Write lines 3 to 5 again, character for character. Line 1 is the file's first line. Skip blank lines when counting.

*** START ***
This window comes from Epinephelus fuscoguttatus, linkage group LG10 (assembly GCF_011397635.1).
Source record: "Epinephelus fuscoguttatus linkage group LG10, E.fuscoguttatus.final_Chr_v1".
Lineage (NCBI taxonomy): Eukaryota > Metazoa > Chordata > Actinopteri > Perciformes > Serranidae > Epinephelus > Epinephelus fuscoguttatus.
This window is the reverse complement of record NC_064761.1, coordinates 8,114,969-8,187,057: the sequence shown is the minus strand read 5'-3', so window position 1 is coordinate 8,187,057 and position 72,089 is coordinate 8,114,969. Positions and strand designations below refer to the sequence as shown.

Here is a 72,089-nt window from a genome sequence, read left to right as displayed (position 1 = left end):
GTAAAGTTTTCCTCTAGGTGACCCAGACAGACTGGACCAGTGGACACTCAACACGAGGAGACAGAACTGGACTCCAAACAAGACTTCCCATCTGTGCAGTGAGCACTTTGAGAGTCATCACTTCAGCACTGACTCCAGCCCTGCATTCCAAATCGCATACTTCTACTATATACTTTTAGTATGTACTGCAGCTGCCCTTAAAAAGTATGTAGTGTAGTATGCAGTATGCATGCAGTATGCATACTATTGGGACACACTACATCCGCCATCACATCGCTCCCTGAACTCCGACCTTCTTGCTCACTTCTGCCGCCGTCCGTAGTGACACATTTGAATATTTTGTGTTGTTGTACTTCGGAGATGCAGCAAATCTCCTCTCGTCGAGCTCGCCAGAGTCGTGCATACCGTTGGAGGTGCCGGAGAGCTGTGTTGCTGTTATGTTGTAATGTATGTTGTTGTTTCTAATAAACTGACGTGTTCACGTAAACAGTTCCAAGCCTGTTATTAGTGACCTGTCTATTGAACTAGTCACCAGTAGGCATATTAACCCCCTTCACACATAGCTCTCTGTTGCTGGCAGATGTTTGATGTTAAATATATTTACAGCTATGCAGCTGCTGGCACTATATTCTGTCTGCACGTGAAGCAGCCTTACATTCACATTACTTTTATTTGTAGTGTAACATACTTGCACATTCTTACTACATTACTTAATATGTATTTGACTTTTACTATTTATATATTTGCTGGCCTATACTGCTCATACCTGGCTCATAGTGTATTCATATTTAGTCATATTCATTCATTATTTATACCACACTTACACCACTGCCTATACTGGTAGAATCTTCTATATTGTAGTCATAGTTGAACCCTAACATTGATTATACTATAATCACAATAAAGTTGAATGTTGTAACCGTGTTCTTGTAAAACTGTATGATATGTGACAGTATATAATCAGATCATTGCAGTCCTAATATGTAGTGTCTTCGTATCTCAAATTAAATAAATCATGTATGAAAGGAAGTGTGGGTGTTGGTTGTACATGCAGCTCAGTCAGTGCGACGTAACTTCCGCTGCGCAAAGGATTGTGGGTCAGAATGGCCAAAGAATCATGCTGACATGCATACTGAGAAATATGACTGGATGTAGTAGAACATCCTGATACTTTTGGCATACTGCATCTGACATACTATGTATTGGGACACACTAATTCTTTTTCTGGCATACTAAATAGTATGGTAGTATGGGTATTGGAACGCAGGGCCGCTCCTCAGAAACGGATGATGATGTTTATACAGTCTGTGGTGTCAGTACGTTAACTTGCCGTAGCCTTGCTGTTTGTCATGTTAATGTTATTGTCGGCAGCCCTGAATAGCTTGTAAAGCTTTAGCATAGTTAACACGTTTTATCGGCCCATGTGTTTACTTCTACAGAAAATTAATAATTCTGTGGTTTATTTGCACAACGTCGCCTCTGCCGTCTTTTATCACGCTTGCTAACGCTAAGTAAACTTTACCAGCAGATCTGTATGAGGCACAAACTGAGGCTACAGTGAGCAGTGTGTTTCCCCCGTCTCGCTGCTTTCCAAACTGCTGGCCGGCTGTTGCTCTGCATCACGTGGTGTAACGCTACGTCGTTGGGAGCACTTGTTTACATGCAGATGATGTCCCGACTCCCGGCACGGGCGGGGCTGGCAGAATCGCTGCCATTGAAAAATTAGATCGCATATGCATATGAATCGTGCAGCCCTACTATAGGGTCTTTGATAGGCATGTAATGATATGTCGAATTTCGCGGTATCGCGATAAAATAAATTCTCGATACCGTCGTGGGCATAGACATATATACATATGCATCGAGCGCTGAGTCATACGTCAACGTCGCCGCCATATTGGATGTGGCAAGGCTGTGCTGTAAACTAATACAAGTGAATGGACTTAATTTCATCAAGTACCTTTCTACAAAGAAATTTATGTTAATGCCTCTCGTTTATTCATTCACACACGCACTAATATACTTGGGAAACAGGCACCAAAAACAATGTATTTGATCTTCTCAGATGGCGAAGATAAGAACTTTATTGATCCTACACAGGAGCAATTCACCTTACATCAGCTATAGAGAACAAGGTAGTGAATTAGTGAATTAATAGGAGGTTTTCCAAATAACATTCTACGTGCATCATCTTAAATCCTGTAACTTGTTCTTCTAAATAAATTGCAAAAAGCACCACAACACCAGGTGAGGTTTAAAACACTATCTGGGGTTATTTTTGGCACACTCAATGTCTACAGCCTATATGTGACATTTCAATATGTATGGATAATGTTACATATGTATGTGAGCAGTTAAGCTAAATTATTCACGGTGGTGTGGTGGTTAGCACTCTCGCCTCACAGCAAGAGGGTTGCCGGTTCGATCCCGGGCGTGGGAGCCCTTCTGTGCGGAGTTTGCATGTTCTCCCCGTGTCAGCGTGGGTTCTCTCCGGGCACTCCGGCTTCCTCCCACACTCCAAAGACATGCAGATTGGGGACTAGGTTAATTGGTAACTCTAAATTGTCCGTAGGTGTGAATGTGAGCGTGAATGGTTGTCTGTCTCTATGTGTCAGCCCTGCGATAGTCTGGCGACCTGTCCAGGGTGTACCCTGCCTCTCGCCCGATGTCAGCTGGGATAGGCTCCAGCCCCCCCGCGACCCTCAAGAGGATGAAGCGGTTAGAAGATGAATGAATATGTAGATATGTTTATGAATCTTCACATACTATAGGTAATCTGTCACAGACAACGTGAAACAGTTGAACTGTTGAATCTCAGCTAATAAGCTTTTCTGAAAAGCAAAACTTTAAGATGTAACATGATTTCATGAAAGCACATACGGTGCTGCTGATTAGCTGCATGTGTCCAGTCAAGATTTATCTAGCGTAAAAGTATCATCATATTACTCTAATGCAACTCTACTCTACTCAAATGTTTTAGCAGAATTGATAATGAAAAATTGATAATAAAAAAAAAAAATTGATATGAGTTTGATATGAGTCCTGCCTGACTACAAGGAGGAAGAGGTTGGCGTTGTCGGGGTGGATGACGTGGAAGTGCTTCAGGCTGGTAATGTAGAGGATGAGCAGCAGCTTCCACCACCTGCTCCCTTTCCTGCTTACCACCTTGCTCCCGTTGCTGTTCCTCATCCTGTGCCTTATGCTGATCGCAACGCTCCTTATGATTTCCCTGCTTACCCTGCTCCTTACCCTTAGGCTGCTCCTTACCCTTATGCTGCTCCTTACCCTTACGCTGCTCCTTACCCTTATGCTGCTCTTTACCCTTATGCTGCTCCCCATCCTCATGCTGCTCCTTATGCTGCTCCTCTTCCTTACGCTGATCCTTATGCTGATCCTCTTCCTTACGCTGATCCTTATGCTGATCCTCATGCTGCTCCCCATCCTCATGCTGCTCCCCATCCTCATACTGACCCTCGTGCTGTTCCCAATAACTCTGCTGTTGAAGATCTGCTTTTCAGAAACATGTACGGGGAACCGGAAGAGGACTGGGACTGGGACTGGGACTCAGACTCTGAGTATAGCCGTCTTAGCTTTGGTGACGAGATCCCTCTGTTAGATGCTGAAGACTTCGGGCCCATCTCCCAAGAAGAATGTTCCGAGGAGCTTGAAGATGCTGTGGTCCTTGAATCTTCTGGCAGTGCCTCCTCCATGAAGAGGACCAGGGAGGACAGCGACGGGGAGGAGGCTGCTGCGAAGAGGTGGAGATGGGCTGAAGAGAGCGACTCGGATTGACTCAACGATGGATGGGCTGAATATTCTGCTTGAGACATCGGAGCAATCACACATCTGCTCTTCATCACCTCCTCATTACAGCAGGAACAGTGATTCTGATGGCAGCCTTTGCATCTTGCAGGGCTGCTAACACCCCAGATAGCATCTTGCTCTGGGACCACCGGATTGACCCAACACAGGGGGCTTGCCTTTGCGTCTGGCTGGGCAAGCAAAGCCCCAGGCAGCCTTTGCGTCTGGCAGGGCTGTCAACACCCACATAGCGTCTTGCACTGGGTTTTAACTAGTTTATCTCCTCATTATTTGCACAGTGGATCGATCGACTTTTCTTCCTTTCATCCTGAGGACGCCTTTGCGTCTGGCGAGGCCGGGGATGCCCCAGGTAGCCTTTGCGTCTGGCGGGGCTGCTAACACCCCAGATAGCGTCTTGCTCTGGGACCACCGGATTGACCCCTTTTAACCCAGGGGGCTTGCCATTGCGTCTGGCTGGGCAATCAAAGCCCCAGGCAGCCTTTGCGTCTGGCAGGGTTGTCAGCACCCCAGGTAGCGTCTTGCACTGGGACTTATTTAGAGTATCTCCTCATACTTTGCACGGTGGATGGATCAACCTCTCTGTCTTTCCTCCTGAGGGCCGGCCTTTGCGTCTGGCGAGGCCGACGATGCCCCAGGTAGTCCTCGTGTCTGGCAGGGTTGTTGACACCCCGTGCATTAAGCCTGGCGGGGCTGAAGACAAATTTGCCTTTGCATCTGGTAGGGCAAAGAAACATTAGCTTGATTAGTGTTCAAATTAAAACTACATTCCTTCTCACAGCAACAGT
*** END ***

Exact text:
Lineage (NCBI taxonomy): Eukaryota > Metazoa > Chordata > Actinopteri > Perciformes > Serranidae > Epinephelus > Epinephelus fuscoguttatus.
This window is the reverse complement of record NC_064761.1, coordinates 8,114,969-8,187,057: the sequence shown is the minus strand read 5'-3', so window position 1 is coordinate 8,187,057 and position 72,089 is coordinate 8,114,969. Positions and strand designations below refer to the sequence as shown.

Here is a 72,089-nt window from a genome sequence, read left to right as displayed (position 1 = left end):